could someone elaborate on what a sloper is some more i am a bnit interested

  • Photoge01_large

    Feb 26, 2010, 04.09 PMby gedwoods

    I’m not sure why my slopers weren’t mentioned in the article… in my Techniques you can find slopers for a bodice, dress, pants, and sleeve, with more coming…

    3 Replies
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      Feb 27, 2010, 02.25 AMby alisondahl

      I will definitely look at yours! It’s only that I had been conversing with Ralph of Fashion-Gorgeois and wanted to spread the word about his interesting ongoing projects and great slopers he offers.
      There will definitely be more of these articles too. Thank you for sharing;)

    • Finished_logo1_large

      Mar 2, 2010, 05.22 PMby monibug

      Your techniques are awsome I have made the bodice using your techniques….thank you for sharing

    • 792a163454b14433f1240a25eb5bf0f8c54216e9_large

      Mar 2, 2010, 07.44 PMby rachellemarie

      gedwoods—-I was just scrolling to the bottom of this to add some love for your how tos! I have made the perfect dress using your directions. Thank you so much.
      alisondahl—please add gedwoods’ howtos to this article.

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    Feb 26, 2010, 03.14 PMby ncn6

    I’ve noticed these slopers going up over the past few days! I’m actually getting a pants sloper custom made for me (!), and I think I’m going to try my hand at making a bodice sloper myself, probably by modifying one of the ones on here. For those of you who have made slopers in the past, have you had better luck by taking a lot of measurements and starting from there, or just making a sloper up and trying it on to see where you need modifications?

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    Feb 26, 2010, 01.36 PMby marmota-b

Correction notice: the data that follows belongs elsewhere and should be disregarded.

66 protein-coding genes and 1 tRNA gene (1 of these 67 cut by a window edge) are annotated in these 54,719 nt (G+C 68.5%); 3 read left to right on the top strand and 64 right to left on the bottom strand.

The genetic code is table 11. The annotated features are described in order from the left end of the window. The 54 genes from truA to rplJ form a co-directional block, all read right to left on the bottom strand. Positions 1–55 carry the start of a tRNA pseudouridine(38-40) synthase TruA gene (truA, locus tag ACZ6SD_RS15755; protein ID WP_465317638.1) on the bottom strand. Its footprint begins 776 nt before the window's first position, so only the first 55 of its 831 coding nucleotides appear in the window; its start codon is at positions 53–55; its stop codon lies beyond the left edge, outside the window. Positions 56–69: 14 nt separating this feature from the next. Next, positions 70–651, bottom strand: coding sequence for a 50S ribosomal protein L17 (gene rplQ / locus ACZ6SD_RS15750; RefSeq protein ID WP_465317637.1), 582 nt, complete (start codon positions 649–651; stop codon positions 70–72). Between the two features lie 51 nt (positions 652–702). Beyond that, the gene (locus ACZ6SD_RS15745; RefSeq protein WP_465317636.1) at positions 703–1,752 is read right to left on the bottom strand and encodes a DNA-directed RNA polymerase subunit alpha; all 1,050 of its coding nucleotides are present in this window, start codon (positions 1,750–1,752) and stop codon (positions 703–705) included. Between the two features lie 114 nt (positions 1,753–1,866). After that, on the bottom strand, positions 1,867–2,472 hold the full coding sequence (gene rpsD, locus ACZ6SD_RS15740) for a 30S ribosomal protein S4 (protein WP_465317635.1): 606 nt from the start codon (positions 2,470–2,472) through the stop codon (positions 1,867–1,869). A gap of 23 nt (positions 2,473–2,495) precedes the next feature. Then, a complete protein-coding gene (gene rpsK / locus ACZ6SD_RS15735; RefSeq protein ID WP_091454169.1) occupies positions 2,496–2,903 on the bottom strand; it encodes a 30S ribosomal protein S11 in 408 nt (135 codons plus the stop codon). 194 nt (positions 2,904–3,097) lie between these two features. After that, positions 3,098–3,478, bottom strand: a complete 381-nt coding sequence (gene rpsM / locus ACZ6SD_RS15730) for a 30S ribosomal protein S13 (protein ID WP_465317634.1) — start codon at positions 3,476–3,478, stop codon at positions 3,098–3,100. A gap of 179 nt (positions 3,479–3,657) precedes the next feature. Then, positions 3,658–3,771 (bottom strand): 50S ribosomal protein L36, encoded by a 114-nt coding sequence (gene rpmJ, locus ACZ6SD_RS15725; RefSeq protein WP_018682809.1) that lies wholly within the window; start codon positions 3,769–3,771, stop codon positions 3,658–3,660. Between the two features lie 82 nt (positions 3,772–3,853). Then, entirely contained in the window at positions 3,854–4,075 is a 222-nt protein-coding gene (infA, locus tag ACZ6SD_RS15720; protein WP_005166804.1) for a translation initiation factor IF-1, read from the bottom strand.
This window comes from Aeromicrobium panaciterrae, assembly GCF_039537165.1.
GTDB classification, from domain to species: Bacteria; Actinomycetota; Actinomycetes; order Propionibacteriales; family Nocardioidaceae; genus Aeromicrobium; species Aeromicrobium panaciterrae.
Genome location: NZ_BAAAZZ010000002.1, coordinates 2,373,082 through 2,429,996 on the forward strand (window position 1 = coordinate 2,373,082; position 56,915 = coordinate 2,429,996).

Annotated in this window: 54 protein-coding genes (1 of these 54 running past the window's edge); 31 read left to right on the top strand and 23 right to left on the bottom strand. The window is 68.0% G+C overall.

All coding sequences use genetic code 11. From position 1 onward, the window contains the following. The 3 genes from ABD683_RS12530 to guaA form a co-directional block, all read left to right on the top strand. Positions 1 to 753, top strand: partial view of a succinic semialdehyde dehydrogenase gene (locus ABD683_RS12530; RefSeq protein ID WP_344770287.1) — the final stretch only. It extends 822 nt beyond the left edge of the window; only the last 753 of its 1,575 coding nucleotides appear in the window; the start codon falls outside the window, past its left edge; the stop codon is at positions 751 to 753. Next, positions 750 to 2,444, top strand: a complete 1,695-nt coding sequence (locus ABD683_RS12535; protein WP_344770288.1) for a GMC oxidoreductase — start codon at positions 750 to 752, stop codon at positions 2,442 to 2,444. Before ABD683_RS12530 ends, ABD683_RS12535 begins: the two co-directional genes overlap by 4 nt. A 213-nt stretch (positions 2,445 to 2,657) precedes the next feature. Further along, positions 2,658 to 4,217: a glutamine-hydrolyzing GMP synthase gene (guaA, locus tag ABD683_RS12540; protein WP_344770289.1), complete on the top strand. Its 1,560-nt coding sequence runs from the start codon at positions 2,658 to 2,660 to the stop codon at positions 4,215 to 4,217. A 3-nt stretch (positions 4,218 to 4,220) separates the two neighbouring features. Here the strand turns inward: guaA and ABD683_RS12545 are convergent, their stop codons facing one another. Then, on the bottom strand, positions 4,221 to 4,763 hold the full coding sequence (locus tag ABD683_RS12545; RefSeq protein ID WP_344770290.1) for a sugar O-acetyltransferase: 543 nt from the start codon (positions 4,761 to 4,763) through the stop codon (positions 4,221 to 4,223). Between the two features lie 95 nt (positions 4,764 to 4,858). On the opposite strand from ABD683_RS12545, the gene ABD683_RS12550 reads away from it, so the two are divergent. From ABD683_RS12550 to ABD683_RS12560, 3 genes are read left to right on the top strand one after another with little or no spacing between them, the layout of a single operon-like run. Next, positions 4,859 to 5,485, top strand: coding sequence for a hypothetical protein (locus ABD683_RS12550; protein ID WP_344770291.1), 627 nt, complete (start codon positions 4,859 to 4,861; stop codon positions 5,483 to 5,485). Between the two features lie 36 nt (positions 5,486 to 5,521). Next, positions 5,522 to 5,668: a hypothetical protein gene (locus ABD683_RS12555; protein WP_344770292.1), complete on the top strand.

Thanks to Yoshimi, who swapped the magazines with me, I’m able to make the Mrs Style Book slopers, and it’s awesome. With their help, I was able to create the perfect blouse/T-shirt pattern for my sister, who has rather an unusual figure, as it turns out… she has short torso and rather thick and short arms, so she’s always had trouble finding a RTW blouse that’d fit properly. Of course, being able to sew the perfect blouse for her and seeing her wear it all the time makes me incredibly happy. :-)

  • Vatten_large

    Feb 26, 2010, 11.42 AMby ichigogirl

    Hm, I must take inspiration from this and make cardboard copies of my basic slopers! Hopefully soon…

    1 Reply
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      Feb 26, 2010, 11.56 AMby mprevitali

      Well, it maybe possible….actually a 38 burda size is an italian 42…

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    Feb 26, 2010, 11.40 AMby kristenmakes

    Thanks for the great slopers! I’ve got mine from school, but they are rolled up and stored in my dad’s house right now, across the Atlantic! Happy to have some new ones now. Thanks!

    • This is a question